Friday, 30 January 2015

Women's Tarot Overview

The Women's Tarot (AGMüller, 2006) uses the art of Peter Engelhardt, collaged into cards.  And while his art is very beautiful, in soft tones and with a zen-like, spiritual feel, overall this deck doesn't really do it for me.  It's not the semi-illustrated pips as such, that's something I quite enjoy.  The issue is more with the way the collages have been done, and the fact that the same or similar images are used so much.

Looking at the Hanged Man (and why didn't they rename that, given it's clearly a woman?), we have a woman hanging with her hair forming a sea beneath her.  Above her, there is a crescent moon in the sky, and an orange fram around her that might be the frame she hangs from.  I'm unsure whether the lines from her breasts to her genitals are supposed to indicate lines of energy, blood, or some kind of kinky chain.  Far clearer, though, is her peaceful expression and posture.  And I like her nudity and her exposedness.  It feels like it's saying that through this sacrifice, this willingness to be in limbo, she becomes very fertile, filled with ideas and the ability to manifest them.

The Page of Wands echoes the King of Wands which we saw on Monday.  He is bluer, less filled with light, less dynamic, which is appropriate.  The wavy line descending from his heart (or is it rising from the earth) is less wide, less energetic.  I'm not sure how much this image says Page of Wands to me, but it does have clues enough, if you look for them.  Though once again, from the colour scheme, I would have been more likely to guess Page of Cups...

Turning to the Aces,we have the Ace of Pentacles, with a naked though cloaked woman.  Her hips are broad, and her cloak falls around her like a dark night, echoed in the star-filled sky above her.  One of those stars is in fact a pentacle.  As the seed of the suit associated with earth, the colouring does work for me.  Afterall, seeds grow in the dark depths of the soil, before emerging as shoots.  And the woman seems fertile with possibility, her cloak could equally be the dark folds of the earth, lined with blue rivers to feed those seeds.

As for the semi-illustrated pips, the card I drew here is the Three of Swords.  A heart is hemmed in on all sides by swords, rather than being pierced by them.  While there may not be that same sense of being cut to the heart, the feeling of constriction is still quite a strong image.  The fact that the swords form the alchemical sign for water could either be seen as a negative, or as suggesting the emotions which are caused by painful thoughts...

While I feel fairly comfortable reading with this deck, I will admit to being disappointed with it overall.  As another reviewer also mentioned, there are far too many "spiritual faces".  Here are a selection of just six that seem almost identical, but there were at least as many similar if slightly different ones I could have chosen.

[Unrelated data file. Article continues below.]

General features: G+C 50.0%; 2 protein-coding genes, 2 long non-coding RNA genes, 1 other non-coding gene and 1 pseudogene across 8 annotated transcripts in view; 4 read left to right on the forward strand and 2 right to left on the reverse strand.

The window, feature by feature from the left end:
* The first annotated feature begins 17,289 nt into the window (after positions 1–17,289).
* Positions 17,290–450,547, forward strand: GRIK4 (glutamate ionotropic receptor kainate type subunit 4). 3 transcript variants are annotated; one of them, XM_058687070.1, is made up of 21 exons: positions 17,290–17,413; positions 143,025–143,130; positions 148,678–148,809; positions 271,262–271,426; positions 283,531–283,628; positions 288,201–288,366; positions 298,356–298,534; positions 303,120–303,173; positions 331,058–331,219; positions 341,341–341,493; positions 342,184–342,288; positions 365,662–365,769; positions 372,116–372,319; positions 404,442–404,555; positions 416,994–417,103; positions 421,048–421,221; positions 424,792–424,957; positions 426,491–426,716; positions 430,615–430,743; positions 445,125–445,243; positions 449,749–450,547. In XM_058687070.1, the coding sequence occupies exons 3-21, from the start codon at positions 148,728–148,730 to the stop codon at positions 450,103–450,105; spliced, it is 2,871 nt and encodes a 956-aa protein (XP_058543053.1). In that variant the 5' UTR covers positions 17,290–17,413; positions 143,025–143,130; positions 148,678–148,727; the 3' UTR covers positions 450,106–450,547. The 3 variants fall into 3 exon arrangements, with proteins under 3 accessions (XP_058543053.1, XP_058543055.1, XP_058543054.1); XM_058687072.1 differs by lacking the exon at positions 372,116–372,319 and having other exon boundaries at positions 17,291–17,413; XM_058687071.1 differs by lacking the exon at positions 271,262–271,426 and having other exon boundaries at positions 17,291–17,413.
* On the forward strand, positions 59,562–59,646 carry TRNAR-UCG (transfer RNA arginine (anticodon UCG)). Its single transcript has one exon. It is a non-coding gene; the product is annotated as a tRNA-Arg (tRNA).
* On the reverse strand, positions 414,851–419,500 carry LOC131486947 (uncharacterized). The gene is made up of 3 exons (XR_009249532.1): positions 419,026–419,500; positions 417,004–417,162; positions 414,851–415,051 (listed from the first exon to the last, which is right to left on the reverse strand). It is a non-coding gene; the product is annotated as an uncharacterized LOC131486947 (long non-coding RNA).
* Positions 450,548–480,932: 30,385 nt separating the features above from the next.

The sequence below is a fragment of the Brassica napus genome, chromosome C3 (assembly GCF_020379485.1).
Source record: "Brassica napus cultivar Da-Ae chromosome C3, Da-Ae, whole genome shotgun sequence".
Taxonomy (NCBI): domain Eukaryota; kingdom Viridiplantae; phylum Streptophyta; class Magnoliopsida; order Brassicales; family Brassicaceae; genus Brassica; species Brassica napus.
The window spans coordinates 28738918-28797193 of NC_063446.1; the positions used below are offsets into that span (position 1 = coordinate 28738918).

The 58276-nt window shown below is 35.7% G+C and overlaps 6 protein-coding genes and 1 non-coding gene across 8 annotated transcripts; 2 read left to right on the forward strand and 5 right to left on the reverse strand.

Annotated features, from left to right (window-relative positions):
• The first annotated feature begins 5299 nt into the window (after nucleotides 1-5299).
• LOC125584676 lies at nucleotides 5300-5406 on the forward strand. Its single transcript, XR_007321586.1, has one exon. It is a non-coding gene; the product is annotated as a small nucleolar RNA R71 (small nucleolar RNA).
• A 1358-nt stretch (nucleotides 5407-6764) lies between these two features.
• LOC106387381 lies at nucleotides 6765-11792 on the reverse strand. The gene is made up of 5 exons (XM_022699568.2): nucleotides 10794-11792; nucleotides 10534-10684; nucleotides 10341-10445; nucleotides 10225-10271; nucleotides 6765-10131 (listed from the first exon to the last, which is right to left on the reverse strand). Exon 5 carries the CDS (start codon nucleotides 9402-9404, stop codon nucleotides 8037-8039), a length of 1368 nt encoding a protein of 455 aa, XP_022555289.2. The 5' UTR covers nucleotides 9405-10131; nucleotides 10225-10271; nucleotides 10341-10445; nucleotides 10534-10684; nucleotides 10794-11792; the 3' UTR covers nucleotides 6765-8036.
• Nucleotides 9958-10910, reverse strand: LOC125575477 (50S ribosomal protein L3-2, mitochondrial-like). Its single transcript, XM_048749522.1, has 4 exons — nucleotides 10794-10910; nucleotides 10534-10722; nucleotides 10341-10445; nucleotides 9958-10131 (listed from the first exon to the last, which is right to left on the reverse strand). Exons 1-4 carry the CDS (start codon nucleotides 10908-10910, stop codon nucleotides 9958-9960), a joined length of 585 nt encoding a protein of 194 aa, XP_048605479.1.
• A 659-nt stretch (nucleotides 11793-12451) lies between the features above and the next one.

On top of that, some faces and figures are quite literally repeated.  The face on the Nine of Pentacles shows up again as the Queen of Pentacles, and the face on the Ace of Cups is joined by another on the Ten of Cups (both perhaps understandable progressions).  Less clear is the Hierophant also being the King of Pentacles!  Then, there's the fact that the same pair appear on the Ten of Pentacles, the Six of Swords and the Lovers, and another little pair appear on the Six of Cups and the Four of Wands.

So, while this is a quite beautiful deck, these niggles will definitely prevent it from becoming a favourite.


  1. Some of the art is beautiful in this deck, though I dislike the repeating images such as the faces in the cups. Sometimes when I'm looking at a new deck, I imagine it without borders and keywords, and "fall" into the art. Then I ask myself, "Is there any tarot framework here that I would recognize? Would I even know what card I was looking at?" I thought the Page of Wands above was the Hierophant!

    1. I agree with Bev: the image has to tell the story and give its meaning clearly without having to check the title of the card.

    2. The Minors work in that sense, as they have the requisite number of suit elements on each card. However, other than that the deck definitely falls down on clarity. And the repetition is a real shame, too :(

  2. Oh, it's the repeat the head trick, last time seen in Tarot in the Land of Mystereum.

    Definitely something I dislike. To me it screams "I ran out of ideas" or "I can't draw well enough" or "I'm too lazy to make each card unique."

    This deck would be an ignore after seeing this.

    1. Yes, it's a shame. The art is lovely, and I enjoy semi-illustrated pips. But the repetitiveness really spoils it for me, too, JJ!